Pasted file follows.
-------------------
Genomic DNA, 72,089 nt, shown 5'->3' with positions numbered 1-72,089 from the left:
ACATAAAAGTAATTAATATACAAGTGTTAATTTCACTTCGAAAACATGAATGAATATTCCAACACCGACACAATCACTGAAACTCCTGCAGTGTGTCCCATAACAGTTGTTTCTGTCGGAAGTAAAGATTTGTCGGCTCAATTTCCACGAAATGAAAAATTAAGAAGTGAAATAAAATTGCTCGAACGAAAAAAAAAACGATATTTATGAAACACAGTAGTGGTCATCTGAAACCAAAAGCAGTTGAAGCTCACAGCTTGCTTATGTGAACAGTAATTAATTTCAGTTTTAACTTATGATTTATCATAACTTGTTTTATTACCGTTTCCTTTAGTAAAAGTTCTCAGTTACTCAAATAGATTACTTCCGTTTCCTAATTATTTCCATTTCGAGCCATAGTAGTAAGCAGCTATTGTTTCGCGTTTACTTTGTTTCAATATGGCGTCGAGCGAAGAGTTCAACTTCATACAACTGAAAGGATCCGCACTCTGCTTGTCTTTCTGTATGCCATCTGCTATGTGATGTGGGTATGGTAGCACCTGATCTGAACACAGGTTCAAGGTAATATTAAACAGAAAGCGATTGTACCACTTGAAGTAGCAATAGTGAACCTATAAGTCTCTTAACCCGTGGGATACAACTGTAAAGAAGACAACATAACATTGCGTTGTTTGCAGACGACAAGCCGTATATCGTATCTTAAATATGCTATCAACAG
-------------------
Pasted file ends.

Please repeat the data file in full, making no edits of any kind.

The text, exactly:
Genomic DNA, 72,089 nt, shown 5'->3' with positions numbered 1-72,089 from the left:
ACATAAAAGTAATTAATATACAAGTGTTAATTTCACTTCGAAAACATGAATGAATATTCCAACACCGACACAATCACTGAAACTCCTGCAGTGTGTCCCATAACAGTTGTTTCTGTCGGAAGTAAAGATTTGTCGGCTCAATTTCCACGAAATGAAAAATTAAGAAGTGAAATAAAATTGCTCGAACGAAAAAAAAAACGATATTTATGAAACACAGTAGTGGTCATCTGAAACCAAAAGCAGTTGAAGCTCACAGCTTGCTTATGTGAACAGTAATTAATTTCAGTTTTAACTTATGATTTATCATAACTTGTTTTATTACCGTTTCCTTTAGTAAAAGTTCTCAGTTACTCAAATAGATTACTTCCGTTTCCTAATTATTTCCATTTCGAGCCATAGTAGTAAGCAGCTATTGTTTCGCGTTTACTTTGTTTCAATATGGCGTCGAGCGAAGAGTTCAACTTCATACAACTGAAAGGATCCGCACTCTGCTTGTCTTTCTGTATGCCATCTGCTATGTGATGTGGGTATGGTAGCACCTGATCTGAACACAGGTTCAAGGTAATATTAAACAGAAAGCGATTGTACCACTTGAAGTAGCAATAGTGAACCTATAAGTCTCTTAACCCGTGGGATACAACTGTAAAGAAGACAACATAACATTGCGTTGTTTGCAGACGACAAGCCGTATATCGTATCTTAAATATGCTATCAACAG